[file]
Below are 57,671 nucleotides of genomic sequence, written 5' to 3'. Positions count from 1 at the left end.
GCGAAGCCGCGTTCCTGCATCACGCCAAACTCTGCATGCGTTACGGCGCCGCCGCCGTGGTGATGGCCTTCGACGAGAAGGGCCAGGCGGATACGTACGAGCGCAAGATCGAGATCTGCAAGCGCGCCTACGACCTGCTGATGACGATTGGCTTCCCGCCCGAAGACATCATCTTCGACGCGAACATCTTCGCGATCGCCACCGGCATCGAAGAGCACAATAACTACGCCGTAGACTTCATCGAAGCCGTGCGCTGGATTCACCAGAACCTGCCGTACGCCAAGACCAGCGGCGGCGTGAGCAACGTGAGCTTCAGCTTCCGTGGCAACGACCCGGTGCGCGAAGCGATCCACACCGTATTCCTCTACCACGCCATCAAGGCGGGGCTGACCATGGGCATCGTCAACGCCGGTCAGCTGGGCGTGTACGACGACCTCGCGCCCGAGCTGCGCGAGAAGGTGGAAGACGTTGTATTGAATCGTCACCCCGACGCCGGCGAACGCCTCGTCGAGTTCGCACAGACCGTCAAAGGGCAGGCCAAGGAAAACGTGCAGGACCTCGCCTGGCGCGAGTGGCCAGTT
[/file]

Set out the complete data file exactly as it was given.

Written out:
Below are 57,671 nucleotides of genomic sequence, written 5' to 3'. Positions count from 1 at the left end.
GCGAAGCCGCGTTCCTGCATCACGCCAAACTCTGCATGCGTTACGGCGCCGCCGCCGTGGTGATGGCCTTCGACGAGAAGGGCCAGGCGGATACGTACGAGCGCAAGATCGAGATCTGCAAGCGCGCCTACGACCTGCTGATGACGATTGGCTTCCCGCCCGAAGACATCATCTTCGACGCGAACATCTTCGCGATCGCCACCGGCATCGAAGAGCACAATAACTACGCCGTAGACTTCATCGAAGCCGTGCGCTGGATTCACCAGAACCTGCCGTACGCCAAGACCAGCGGCGGCGTGAGCAACGTGAGCTTCAGCTTCCGTGGCAACGACCCGGTGCGCGAAGCGATCCACACCGTATTCCTCTACCACGCCATCAAGGCGGGGCTGACCATGGGCATCGTCAACGCCGGTCAGCTGGGCGTGTACGACGACCTCGCGCCCGAGCTGCGCGAGAAGGTGGAAGACGTTGTATTGAATCGTCACCCCGACGCCGGCGAACGCCTCGTCGAGTTCGCACAGACCGTCAAAGGGCAGGCCAAGGAAAACGTGCAGGACCTCGCCTGGCGCGAGTGGCCAGTT